Santamaria, Dr. Pere

2012 Finalist: Outstanding Leadership In Alberta Technology

Passion And Dedication Fuel Scientific Discovery

Autoimmune diseases are chronic, debilitating, and sometimes, fatal conditions that affect millions of Canadians. Because they are chronic, they also have a disproportionately high cost to the health care system.

The more than 80 different diseases that comprise autoimmune disease come at a cost of more than $100 billion each year in the U.S.; by extension, Canada’s costs are more than $10 billion per year. Canada and Alberta specifically, have one of the highest incidence of autoimmune diseases in the world.

These are not just facts and statistics to Dr. Pere Santamaria, Professor in the Department of Microbiology, Immunology & Infectious Diseases at the University of Calgary.

Personal Connection

“When I was 15, I got really sick with an autoimmune disease,” he recalls. “My parents had to take me to several different specialists who had significant difficulties diagnosing me. It took a year to find out what I had.”

Dr. Santamaria spent months in the hospital and saw his young, energetic life cut from under him first by the disease and then by high doses of immune suppressants.

“It had a very big impact on my life. I suspect that being that sick influenced my decision as an 18-year old to choose a career in medicine; and again when I had to choose my focus for my PhD, I chose Immunology. Now, my research affords me the opportunity to help patients affected by the same kind of disease I experienced — so I have come full circle.”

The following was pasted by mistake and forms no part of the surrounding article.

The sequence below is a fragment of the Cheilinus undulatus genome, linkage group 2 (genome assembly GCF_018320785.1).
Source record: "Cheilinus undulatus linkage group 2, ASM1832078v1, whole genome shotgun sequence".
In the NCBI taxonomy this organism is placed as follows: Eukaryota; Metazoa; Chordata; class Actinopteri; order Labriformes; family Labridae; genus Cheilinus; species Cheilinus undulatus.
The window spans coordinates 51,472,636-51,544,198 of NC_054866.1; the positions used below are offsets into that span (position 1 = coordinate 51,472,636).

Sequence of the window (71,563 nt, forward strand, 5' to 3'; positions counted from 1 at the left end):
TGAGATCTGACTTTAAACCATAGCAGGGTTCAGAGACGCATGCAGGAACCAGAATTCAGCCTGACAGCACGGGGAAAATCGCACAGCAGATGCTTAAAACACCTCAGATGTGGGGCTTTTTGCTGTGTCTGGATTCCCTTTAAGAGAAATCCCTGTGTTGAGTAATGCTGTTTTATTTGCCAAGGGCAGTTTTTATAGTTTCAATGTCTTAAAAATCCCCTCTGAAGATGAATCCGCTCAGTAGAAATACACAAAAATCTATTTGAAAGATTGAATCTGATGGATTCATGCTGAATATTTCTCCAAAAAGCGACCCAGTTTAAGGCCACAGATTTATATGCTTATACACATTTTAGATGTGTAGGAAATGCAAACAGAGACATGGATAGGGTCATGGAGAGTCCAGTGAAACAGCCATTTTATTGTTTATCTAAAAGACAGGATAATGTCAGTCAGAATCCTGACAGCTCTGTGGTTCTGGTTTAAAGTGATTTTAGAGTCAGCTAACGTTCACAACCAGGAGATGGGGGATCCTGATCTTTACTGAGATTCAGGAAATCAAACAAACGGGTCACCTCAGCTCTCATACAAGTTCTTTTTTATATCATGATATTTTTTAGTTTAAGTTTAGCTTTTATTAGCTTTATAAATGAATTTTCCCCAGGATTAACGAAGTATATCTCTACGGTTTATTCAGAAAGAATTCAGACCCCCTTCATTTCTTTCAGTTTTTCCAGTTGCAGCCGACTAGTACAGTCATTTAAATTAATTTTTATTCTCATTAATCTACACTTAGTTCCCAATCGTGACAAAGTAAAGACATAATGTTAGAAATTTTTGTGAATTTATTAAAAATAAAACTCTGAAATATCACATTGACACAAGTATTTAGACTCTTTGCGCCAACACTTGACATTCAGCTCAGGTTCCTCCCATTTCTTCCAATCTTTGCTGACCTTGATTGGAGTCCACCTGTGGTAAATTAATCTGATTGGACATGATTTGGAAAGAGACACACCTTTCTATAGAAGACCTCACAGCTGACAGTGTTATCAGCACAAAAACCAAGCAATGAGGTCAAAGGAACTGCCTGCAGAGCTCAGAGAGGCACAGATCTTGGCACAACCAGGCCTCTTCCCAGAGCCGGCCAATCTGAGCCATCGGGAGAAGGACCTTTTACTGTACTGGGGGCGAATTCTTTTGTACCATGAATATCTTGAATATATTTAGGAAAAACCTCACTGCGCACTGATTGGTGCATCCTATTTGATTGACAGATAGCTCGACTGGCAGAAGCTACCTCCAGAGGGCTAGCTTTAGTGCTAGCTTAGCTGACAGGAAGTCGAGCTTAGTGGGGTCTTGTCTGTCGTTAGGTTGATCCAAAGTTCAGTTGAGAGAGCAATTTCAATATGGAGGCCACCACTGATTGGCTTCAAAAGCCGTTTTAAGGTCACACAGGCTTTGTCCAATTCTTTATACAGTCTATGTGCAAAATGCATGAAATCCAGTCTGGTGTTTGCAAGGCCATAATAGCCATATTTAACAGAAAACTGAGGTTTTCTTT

Even on bad days, for the last 20 years Dr. Santamaria has counted his blessings because he has been in his lab driven by his passion to treat and cure autoimmune diseases. He has done this while mentoring young scientists, including postdoctoral fellows and graduate students to carry on the work.

Powerful Implications

Dedicated and determined, he led his research team in the long process of discovery. They discovered a therapeutic type 1 diabetes vaccine that uses nanoparticles to stop immune cells from destroying the insulin-producing cells of the pancreas.

The therapeutic nanovaccine Santamaria’s team has discovered and developed holds enormous promise for people who suffer from type 1 diabetes or other autoimmune diseases – this therapy operates by restoring the unhealthy immune systems of patients affected by autoimmune disease to their normal state.

“The realization that I have something in my hands that can change medicine gives meaning to coming to the office and working as hard as I can,” Dr. Santamaria says. He anticipates that the therapeutic vaccine will move into clinical trials within about 18 months. Parvus Therapeutics Inc., a University of Calgary spin-off company of which he is scientific founder and Chief Scientific Officer, will lead this effort.

Moving Forward

For the long term, Dr. Santamaria continues to strive to realize the “undreamable dream” of having pioneered the discovery of a new type of medicine that may revolutionize the treatment of diseases affecting many people.

“I will probably spend the rest of my life championing this effort,” he says. “ My goal is to lay the groundwork so when I am gone and others take my place, they will change medicine in a major way.”